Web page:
The F-Word: Food

75 Best Chocolate Recipes

While there will always be room in our hearts (and in our stomachs) for all the kinds of foods that are available to us, chocolate holds a special place. Not only does it make the best browniescakes and cookies in the world, but it’s also got some nice health benefits, too.

If you feel like we do when it comes to this sweet confection, this opus of chocolate recipes we put together is for you. We scoured the internet, searching long and hard, to be sure we found the best possible things you can make with chocolate. We hope you like what you see.

Recipes here.

America’s Favorite Pizza Toppings

No surprises.

The Uses Of Fish Poop

Today, surrounded by freezing temperatures, thousands of heads of lettuce grow, nestled in a cozy greenhouse fed by nutrient-rich nitrates. Or you could call it what it is: fish poop.

The process, called aquaponics, allows farmers to grow local, organic produce anywhere at any time of year.


The Super-Trendy Juice Drink

When most of us think of celery, we think of it as a canvas to slather with peanut butter, an unnecessary Bloody Mary garnish or the leftover scraps of a crudité platter. But the holistic health world has found another use for it: juicing.


Making Raw Cookie Dough

Sneaking a bite of raw cookie dough is undoubtedly one of the best parts of holiday baking, that is if you don’t mind ignoring the CDC’s warnings about getting salmonella or E. coli.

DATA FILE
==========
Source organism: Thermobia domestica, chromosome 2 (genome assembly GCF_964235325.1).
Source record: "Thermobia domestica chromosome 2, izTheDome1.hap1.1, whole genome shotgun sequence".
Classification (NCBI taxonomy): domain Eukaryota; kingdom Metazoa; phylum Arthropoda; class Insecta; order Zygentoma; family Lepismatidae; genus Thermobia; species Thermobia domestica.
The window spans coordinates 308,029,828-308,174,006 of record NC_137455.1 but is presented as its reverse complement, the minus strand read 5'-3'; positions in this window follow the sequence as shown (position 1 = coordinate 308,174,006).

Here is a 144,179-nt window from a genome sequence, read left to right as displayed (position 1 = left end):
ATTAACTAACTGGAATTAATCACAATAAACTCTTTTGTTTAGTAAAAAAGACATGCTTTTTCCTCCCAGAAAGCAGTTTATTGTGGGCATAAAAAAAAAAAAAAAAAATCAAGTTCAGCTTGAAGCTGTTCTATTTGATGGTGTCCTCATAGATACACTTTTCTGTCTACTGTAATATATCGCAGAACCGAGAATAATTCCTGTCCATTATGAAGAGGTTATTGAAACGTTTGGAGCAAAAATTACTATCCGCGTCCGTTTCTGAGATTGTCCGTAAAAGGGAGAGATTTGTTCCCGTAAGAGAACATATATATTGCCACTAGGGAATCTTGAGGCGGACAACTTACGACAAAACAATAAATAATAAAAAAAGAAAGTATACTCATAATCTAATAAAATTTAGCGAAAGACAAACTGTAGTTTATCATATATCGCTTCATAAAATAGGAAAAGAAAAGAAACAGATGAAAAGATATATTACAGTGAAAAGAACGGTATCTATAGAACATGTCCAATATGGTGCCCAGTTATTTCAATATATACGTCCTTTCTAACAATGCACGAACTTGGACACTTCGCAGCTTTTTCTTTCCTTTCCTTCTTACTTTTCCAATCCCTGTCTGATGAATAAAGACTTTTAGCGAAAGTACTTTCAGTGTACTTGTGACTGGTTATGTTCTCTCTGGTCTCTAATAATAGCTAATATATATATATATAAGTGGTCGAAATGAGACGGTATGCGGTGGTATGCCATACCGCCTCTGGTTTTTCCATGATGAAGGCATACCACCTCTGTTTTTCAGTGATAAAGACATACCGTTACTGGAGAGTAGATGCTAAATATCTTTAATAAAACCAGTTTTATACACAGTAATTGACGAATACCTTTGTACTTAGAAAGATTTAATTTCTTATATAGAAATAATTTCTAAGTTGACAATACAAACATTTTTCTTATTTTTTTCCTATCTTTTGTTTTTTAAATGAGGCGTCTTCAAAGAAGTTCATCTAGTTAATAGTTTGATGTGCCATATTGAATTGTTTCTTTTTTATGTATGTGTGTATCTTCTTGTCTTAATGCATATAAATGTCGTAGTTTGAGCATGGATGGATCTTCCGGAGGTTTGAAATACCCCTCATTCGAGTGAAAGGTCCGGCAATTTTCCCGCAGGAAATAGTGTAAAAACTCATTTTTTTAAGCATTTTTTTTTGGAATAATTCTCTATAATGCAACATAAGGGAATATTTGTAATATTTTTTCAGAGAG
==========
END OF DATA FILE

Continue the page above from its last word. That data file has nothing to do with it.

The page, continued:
But now that it’s almost 2019, we’re a lot smarter about the dangers of eating raw eggs and flour. There are even ways to make cookie dough that’s not actually raw, designed to be scooped up and enjoyed ― without baking ― by the bucketful.

We’ve got a recipe for raw cookie dough that uses simple ingredients and is gluten-free to boot (which helps avoid the E. coli risks associated with eating raw flour). The base of the dough starts with chickpeas and unsweetened peanut butter, adding a boost of protein and fiber.


Why Cocktails Cost So Much

A signature cocktail at fine dining gem The Grill in New York City will set you back $18 to $25, while an experimental concoction at The Aviary in Chicago (and now NYC), can run you as high as $85 when ordering à la carte, or $65 a head for a three-course cocktail-tasting menu. If these prices are giving you sticker shock, you’re not alone — how in the world does a cocktail end up costing just as much as (or even more than) a full meal?

When it comes to craft cocktails, there are two major factors to consider: the cost of doing business and the overall drinking experience.

The complex cocktails crafted by talented mixologists and the swanky dens they’re served in are enabled by a cocktail culture that has developed rapidly over the past 10 years, with social media further fueling the movement as a way for bartenders to share their creations with a global audience.

Further details.

Decadent Breakfast Treats

The Dutch like to start their mornings with toast coated in butter and chocolate sprinkles. And considering the Netherlands is the sixth-happiest country in the world, maybe we could take a cue from them.

While most European-style breakfasts usually consist of toast, an assortment of jams, perhaps some cold cuts and fruit, another feature is often the presence of chocolate. And for the Dutch, this comes in the form of chocolate sprinkles.